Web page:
It may be difficult to grasp just how different China’s nearly cashless society is from other countries. There are billions of mobile payment users in China. In fact, by 2021, 79% of mobile phone users will not use cash anymore – at all. This is massively different from most other countries, including the U.S. While digital payment options like PayPal and Venmo are popular, it’s certainly not yet the norm in the States for consumers to pay with their phone for most purchases. In China, nearly everyone uses and accepts mobile payment options.
China has jumped ahead as an early adopter of mobile payment options for a variety of reasons, largely skipping the introduction of credit cards at all. It’s possible that because most Chinese consumers went directly from cash to a cashless mobile payment option, they do not feel the same trepidation other consumers might about paying with an app. Other consumers are very attached to credit cards and debit cards which are cashless but not quite the same.
Overall, if you want to sell into China, including attracting Chinese tourists or cross-border consumers, it is vital to accept the popular mobile wallets at your site or store. Without Alipay, WeChat Pay, or UnionPay at your checkout, you risk high cart abandonment rates, poor acceptance rates, and low traffic coming from Chinese consumers.
Related Read: Everything You Need to Know About the eCommerce Market in China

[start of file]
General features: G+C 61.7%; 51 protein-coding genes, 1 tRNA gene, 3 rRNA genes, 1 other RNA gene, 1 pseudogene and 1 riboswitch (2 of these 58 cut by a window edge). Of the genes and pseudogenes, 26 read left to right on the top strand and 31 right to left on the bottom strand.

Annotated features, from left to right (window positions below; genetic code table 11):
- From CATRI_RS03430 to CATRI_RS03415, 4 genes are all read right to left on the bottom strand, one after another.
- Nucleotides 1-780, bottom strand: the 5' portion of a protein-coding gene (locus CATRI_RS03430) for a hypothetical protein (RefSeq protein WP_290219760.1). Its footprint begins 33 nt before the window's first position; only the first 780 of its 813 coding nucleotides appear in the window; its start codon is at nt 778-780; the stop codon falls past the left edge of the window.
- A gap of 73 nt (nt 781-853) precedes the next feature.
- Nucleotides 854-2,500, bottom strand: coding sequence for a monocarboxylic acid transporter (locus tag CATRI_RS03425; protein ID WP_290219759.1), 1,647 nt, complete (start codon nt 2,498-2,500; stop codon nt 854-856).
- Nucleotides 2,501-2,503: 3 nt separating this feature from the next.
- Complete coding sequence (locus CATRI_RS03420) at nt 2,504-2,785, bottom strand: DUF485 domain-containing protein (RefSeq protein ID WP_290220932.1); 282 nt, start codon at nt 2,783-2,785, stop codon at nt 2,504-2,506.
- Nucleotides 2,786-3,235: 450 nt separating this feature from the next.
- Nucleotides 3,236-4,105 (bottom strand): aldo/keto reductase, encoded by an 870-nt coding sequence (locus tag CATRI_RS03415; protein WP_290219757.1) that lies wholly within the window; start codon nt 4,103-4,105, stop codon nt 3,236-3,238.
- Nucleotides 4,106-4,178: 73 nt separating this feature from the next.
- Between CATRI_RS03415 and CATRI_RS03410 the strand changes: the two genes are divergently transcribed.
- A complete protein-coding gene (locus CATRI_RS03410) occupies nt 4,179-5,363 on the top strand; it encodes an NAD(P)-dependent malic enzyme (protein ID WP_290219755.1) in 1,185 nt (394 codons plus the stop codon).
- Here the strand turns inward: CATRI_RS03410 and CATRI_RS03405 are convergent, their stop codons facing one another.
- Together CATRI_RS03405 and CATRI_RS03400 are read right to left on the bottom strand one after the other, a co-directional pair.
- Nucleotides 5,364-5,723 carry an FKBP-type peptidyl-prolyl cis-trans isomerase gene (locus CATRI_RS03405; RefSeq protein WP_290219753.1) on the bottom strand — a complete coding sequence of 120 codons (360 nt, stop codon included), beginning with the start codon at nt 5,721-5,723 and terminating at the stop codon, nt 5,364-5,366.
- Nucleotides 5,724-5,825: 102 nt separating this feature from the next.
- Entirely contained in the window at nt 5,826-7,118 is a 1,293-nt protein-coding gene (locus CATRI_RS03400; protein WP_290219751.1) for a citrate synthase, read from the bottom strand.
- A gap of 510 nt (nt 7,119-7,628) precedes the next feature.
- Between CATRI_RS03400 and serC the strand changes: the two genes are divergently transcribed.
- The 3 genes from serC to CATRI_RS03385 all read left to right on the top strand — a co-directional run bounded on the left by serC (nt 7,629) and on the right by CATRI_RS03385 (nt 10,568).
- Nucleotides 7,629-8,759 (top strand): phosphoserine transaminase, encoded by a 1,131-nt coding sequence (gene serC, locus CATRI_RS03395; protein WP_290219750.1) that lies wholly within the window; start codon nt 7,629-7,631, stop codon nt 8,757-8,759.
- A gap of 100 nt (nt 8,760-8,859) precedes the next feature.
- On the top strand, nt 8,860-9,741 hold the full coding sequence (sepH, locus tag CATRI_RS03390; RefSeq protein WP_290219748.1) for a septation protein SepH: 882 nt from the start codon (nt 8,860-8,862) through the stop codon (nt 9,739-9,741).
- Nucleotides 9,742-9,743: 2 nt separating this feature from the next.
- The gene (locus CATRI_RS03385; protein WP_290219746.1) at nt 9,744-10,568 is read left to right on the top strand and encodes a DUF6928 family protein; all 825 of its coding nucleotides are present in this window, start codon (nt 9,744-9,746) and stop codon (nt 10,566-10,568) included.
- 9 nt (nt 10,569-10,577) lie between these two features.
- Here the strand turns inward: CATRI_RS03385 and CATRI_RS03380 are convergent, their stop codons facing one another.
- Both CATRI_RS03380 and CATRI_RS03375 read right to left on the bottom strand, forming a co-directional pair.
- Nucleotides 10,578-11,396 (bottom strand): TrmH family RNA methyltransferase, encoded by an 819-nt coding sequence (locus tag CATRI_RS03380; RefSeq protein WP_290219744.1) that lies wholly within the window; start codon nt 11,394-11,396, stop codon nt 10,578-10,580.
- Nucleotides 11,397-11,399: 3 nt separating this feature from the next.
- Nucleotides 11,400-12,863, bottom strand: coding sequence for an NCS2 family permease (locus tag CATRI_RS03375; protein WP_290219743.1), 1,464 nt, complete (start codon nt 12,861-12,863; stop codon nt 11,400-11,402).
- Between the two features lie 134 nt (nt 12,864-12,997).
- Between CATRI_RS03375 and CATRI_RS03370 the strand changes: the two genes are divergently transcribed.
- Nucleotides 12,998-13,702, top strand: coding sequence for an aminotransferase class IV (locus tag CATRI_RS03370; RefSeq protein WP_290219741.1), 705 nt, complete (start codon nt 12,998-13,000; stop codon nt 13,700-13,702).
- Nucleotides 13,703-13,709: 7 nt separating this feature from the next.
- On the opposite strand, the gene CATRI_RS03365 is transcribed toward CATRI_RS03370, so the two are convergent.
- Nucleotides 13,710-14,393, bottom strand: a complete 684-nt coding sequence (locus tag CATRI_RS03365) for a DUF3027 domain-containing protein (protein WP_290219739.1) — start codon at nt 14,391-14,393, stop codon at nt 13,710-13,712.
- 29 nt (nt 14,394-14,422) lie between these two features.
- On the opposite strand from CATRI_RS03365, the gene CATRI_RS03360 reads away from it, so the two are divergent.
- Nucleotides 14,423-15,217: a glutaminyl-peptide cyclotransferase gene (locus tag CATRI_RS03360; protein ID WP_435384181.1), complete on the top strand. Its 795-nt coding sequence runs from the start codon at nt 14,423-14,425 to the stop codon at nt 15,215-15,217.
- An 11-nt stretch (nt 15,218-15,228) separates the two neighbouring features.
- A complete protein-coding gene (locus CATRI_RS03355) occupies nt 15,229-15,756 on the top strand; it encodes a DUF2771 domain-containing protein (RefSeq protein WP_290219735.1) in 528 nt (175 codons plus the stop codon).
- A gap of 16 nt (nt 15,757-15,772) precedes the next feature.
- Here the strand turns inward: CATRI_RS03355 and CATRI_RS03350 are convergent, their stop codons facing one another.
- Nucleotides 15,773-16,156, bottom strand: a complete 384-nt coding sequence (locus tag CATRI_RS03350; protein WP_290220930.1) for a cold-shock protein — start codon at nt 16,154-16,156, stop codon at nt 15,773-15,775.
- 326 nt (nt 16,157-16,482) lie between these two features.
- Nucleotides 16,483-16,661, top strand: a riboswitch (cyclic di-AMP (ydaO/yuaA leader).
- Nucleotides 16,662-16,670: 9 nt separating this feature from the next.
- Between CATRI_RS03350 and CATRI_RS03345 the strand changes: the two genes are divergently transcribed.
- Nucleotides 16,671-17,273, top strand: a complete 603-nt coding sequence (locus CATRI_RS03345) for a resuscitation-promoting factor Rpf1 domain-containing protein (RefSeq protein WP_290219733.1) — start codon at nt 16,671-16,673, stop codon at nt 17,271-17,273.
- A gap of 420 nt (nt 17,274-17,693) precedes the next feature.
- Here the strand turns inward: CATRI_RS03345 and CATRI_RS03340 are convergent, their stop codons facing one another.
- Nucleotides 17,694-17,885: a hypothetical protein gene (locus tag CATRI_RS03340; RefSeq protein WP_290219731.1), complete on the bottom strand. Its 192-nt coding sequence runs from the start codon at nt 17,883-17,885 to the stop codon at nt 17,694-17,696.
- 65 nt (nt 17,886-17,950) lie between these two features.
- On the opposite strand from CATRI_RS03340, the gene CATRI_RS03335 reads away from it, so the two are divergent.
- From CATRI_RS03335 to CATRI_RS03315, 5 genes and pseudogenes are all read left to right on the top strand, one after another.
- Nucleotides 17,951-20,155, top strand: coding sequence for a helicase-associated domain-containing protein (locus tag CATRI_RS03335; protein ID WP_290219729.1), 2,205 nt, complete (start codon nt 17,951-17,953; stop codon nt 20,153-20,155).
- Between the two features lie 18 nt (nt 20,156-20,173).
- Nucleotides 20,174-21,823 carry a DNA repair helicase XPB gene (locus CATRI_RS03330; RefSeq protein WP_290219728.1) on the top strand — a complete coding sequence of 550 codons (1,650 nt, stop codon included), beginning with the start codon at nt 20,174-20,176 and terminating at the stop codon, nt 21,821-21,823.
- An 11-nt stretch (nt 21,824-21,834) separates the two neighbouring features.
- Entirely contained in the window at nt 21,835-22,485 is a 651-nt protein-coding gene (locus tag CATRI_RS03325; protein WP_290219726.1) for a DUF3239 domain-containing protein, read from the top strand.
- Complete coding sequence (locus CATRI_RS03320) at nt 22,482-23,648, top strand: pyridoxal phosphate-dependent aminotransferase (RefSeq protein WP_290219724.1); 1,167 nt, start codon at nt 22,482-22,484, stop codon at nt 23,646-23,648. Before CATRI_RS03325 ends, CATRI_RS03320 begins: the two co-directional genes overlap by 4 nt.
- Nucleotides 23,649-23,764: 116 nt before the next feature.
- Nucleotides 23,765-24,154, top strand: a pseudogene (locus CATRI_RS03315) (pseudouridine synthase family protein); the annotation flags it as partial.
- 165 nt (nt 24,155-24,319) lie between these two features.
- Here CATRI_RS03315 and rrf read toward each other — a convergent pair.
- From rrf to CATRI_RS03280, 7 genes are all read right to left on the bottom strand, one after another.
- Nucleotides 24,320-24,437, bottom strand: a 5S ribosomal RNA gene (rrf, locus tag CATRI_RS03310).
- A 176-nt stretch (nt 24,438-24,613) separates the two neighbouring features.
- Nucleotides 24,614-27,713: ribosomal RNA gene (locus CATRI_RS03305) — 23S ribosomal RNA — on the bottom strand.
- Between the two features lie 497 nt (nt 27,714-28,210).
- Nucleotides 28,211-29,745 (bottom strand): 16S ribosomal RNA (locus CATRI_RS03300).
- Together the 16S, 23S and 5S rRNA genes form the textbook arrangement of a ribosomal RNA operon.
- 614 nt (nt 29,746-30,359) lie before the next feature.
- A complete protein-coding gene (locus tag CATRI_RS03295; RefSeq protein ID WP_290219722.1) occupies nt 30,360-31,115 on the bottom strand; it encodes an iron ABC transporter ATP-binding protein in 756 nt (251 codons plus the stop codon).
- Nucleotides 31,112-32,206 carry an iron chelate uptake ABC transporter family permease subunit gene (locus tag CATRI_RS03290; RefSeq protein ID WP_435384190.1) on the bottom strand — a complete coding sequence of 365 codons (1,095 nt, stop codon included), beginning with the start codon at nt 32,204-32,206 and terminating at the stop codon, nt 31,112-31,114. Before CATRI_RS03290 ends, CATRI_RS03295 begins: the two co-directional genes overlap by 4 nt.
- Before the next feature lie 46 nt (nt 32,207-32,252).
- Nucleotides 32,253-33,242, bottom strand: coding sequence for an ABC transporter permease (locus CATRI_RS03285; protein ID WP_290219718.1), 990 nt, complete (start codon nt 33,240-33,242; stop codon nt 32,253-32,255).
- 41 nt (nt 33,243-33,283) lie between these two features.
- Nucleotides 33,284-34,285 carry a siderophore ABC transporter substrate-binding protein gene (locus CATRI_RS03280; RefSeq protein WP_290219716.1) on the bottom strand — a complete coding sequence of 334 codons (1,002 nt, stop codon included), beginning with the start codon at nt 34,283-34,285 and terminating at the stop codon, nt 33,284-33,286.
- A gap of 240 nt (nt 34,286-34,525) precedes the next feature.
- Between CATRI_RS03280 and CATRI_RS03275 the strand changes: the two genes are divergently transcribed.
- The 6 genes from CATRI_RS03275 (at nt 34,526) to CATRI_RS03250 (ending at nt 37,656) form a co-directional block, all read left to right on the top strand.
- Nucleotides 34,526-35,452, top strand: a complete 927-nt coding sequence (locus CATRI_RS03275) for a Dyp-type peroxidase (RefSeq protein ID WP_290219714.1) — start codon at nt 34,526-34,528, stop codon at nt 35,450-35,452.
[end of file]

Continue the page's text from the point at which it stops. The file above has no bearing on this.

Top 3 Online Payment Methods in China
China has three major mobile payment giants, each with its own unique history. To truly understand the footholds these mobile payment giants have achieved, it is important to dive into the history a bit.
1. Alipay, from Alibaba: Alibaba is the parent company for Aliexpress, a hugely popular retailer in China. When Alibaba first launched, they used a customer to customer platform called Taobao. This system worked similarly to eBay, with individual sellers listing items for sale. However, unlike eBay there was no auction component. In 2003, Taobao users voiced their lack of confidence in the system, as buyers could not be guaranteed that their product would arrive as described, but had already made their payment. Thus, Alipay was designed to hold the buyer’s payment in escrow, and release it to the seller once the product was received and the buyer was satisfied. Alipay rapidly grew beyond this initial purpose, and started providing services to other online platforms. Now the platform is the largest in China, with 54% of the market share and over a billion users.